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3 Tips for Marketing Your Small Business During the Pandemic

Communicate how you can help customers navigate tough times

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En español | Over time and through trial and error, you've likely developed a system of marketing that works for your business. But, in many ways, 2020 has ushered in changes that can have an impact on the way businesses communicate. This period of pandemic, social unrest, economic volatility and general uncertainty weighs heavily on the minds of many customers. Businesses may need to overhaul their tried-and-true outreach to be sensitive to current concerns, not to mention to preserve cash.

"I think a lot of folks are having these introspective and reflective moments to go back to the root of who they are,” says Rakia Reynolds, founder of Philadelphia-based public relations firm Skai Blue Media. Reynolds says the first step many businesses should take is to audit how they're currently communicating with customers and prospects, making note of their tone, messaging, frequency and outreach platforms. Once they have a clear vision of how they're communicating, they can start to adjust.

1. Find out what your customers want

Regardless of who your target audience is, chances are it's been affected by the pandemic, says Jonathan Ochart, CEO of the Postcard Agency, a San Antonio, Texas, marketing agency. It's important to understand your would-be customers’ thinking now, so get their feedback about the concerns they have, ask what kind of information they want from you, and ask how your business can help them now. You may also inquire about the platforms and vehicles they prefer. For example, are they following your social media channels daily for updates or would they prefer weekly email newsletters? This information will help you choose the right platforms, Ochart says.


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To collect the feedback, you may want to send out an email and ask respondents to fill out a short survey on a tool like SurveyMonkey. Or you may simply call some of your top customers or clients to get their thoughts. The latter will also give you an opportunity to connect with some of the people or businesses that are important to your company and strengthen the relationship, Ochart says.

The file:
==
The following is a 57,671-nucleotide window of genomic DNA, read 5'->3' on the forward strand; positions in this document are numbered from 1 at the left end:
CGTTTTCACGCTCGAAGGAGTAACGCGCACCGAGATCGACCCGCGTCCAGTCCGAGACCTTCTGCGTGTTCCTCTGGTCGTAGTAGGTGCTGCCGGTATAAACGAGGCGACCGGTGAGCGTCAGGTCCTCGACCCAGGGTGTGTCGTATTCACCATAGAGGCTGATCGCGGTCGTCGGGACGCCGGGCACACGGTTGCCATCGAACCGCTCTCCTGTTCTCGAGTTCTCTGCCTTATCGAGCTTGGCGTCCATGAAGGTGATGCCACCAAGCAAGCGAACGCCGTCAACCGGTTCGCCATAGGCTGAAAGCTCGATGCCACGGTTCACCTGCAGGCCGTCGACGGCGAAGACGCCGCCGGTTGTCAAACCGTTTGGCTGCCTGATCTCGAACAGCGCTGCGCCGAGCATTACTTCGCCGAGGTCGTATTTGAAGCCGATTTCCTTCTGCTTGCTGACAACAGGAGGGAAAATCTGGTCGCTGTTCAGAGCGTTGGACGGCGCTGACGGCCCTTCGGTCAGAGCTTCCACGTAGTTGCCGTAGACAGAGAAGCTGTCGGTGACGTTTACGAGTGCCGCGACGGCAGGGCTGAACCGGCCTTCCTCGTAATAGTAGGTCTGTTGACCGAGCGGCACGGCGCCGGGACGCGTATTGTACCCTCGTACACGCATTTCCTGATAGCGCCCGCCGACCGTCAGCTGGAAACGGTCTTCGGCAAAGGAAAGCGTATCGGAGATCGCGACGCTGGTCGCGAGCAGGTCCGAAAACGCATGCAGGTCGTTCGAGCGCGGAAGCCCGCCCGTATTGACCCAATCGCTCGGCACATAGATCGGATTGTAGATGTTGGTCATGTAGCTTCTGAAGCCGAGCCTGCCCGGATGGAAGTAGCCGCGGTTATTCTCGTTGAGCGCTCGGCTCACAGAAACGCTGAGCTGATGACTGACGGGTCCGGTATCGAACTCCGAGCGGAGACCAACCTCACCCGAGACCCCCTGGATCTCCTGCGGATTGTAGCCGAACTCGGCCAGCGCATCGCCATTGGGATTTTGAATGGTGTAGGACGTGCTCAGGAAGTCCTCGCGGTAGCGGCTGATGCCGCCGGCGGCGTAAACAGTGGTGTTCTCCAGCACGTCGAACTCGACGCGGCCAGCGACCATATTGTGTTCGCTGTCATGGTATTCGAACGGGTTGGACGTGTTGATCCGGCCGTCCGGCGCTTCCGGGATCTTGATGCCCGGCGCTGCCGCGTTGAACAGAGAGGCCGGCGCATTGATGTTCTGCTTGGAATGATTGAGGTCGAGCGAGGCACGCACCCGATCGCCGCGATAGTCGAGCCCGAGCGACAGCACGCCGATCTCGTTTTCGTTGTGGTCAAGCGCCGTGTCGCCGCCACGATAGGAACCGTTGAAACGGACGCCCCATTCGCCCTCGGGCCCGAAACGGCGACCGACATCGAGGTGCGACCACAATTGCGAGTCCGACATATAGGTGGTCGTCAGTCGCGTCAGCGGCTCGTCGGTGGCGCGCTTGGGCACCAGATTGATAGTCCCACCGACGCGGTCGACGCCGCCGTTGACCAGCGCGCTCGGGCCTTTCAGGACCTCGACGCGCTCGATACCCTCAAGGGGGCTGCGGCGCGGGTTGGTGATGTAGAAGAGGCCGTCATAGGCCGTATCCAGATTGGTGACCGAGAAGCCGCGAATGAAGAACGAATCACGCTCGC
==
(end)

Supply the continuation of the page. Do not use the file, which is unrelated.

2. Evaluate your messaging

Make no mistake: Customers do want to hear from you now. A survey of Twitter users in March found that 64 percent think brands should continue advertising, and more than half agreed that seeing and hearing ads gives them a sense of normality. At the same time, they want your tone to reflect today's context — just 7 percent think brands should continue using their “normal brand tone of voice."

"Gone are the days where you can focus on broad messaging that you think will get every single target that's out there,” Reynolds says. Today, you need to speak to your audience in ways that acknowledge customers’ concerns and priorities. Some are concerned about COVID-19 and need to know how your business has adopted new policies and practices to protect them from the virus. Some are concerned about your positions on social and civil rights issues and want to hear you voice your support for marginalized groups. Some are concerned about how you're giving back to and supporting your community during the recession and want to hear if you're supporting food drives and fundraising efforts. Find out what matters to your customers and adapt your messaging accordingly.

Lynn Power, 52, launched her premium hair care brand, Masami, as an e-commerce offering in February. Within a matter of weeks, she and her team were faced with how to promote their brand-new business while being sensitive to customers who were worried about everything from their jobs to their health.

Power, a longtime advertising executive, understood the importance of addressing the customer's mindset. “We shifted our messaging to be more about the importance of self-care,” she says. As people spent more time at home during the pandemic, she found the message resonated with people who wanted to make small splurges on upscale grooming products, which made them feel better.

3. Review — but don't eliminate — your marketing budget

The financial aspect of marketing can't be ignored. Many small businesses have been hit hard by the pandemic. A July report published by the Proceedings of the National Academy of Arts and Sciences found that the median business with more than $10,000 in monthly expenses had roughly two weeks of cash on hand at the time of the survey. It may be tempting to include marketing in the expenses you cut. However, promoting your business is more important now than ever.

If money is tight, turn to affordable options such as email marketing and engaging with your customers on social media, Ochart recommends. This is also a time when slick production value is less important than authenticity in many cases, he adds. If you have something to say about a matter that's important to you, write a heartfelt email or shoot a video on your smartphone. Sometimes, accessible methods also are the most effective, he says.

Regardless of the national climate, you need to keep promoting your business. However, more than ever, the messaging and approach need to be thoughtful and nuanced. By keeping in touch with customers’ needs, shifting your message and maintaining sensitivity to current events — and your own budget — you can get the word out in a way that makes relationships stronger.

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